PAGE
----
Soft starters are designed to limit current or soft start (ramp up the voltage) of a motor.
The same holds true for braking or soft stopping. Simple settings perform the start and stop well.
So what about in-between the start and the stop? Do you continue to use silicon-controlled rectifier (SCR) control or do you utilize a bypass contactor?
Some soft starters are fully solid-state - meaning no bypass is needed - and are IEC rated AC-53a for running on SCR control continuously on a squirrel-cage motor. Other soft starters are hybrids, which means that they are rated AC-53b intermittent duty and use a bypass when the motor is up to speed.
Fully solid-state soft starter advantages:
- Can be used in a continuous run mode
- No mechanical wear and tear of components
- Excellent in high vibration applications
- Ability to handle non-traditional motor loads such as resistive and transformer loads
- Higher operations per hour compared to hybrid soft starters with integrated bypass, limiting factor being the bypass contactor itself
- Rock crushers: the environment is dusty, dirty and has a lot vibration if the soft start is mounted close to the crusher
- De-barkers: similar to the rock crusher for the environment
- Hammer mills: a lot of vibration where an electro-mechanical would have issues
- Any application a hybrid soft starter can do, a solid state soft starter can do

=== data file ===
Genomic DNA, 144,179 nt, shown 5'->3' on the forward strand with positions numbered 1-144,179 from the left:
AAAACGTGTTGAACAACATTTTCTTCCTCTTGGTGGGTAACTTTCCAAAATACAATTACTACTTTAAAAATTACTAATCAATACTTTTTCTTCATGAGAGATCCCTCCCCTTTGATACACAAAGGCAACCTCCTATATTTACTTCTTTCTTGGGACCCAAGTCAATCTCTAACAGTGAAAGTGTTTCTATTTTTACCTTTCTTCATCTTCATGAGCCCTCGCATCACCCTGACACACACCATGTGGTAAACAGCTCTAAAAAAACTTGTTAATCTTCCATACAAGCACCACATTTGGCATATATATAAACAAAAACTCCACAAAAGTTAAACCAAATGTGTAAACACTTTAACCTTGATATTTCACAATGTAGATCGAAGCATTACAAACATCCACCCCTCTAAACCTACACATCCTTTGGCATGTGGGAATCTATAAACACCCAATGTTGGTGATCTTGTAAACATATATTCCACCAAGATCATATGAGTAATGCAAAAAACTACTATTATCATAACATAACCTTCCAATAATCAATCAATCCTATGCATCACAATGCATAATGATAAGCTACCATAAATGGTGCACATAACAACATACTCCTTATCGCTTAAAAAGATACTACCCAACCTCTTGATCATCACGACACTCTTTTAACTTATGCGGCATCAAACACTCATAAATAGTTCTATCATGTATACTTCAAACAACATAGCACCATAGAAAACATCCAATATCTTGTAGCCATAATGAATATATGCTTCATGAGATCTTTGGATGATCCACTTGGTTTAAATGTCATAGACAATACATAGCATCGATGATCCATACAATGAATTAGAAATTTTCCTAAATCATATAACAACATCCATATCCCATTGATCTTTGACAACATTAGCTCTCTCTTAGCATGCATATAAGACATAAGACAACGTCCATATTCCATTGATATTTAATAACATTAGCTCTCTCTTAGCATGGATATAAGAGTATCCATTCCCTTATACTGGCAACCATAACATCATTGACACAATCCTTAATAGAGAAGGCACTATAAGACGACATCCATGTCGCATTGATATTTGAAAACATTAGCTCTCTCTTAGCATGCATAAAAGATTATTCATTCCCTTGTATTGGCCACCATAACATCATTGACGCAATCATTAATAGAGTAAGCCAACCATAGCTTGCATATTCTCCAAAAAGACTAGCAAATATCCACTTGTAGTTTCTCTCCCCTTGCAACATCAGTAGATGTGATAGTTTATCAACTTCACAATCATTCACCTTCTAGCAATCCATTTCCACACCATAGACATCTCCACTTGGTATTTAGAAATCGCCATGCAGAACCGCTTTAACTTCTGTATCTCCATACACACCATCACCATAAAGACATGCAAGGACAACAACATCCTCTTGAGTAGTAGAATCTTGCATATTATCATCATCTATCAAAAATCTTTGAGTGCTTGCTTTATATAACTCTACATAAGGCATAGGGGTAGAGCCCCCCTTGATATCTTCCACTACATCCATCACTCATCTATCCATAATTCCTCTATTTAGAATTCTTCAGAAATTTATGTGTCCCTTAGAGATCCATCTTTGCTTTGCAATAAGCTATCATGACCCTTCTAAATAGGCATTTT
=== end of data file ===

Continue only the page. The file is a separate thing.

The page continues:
- Did you notice the common theme above? All involve harsh environments. Dirt and dust will not affect functionality because there are no mechanical parts to let dirt in and shorten the life of the unit. Some soft starters take this a step further and provide conformal coating, adding an extra level of protection against conductive dust or environmental corrosion.
The hybrid soft starters typically contain SCRs not rated for continuous duty because this controller is designed to utilize SCRs to start and stop, and no more. Use of a bypass contactor, either internal or external, allows an application to run continuously after the starting algorithm stops and the motor is at-speed. The bypass will open once a stop or fault command has been provided.
Advantages of an internal bypass:
- Smaller form factor
- Less heat dissipation
- Simplified wiring
Advantages of an external bypass:
- Fully rated contactor
- Less diagnostics preventing non-critical nuisance trips
- An application with frequent high current surges
Best applications for hybrid soft starters:
- Less harsh environments
Know the motor application that will be controlled by the soft starter. After the start and stop method is selected, think about how the run mode in between is to operate. Then pick the appropriate run mode to fit the application. To assist with the thought process, ask the following about the application:
- Clean environment?
- Space an issue?
- Desire full diagnostics at full speed?
- High duty cycle?
For further information on bypass control Soft Starter Bypass Technology in Smart Motor Controllers.
Published November 28, 2016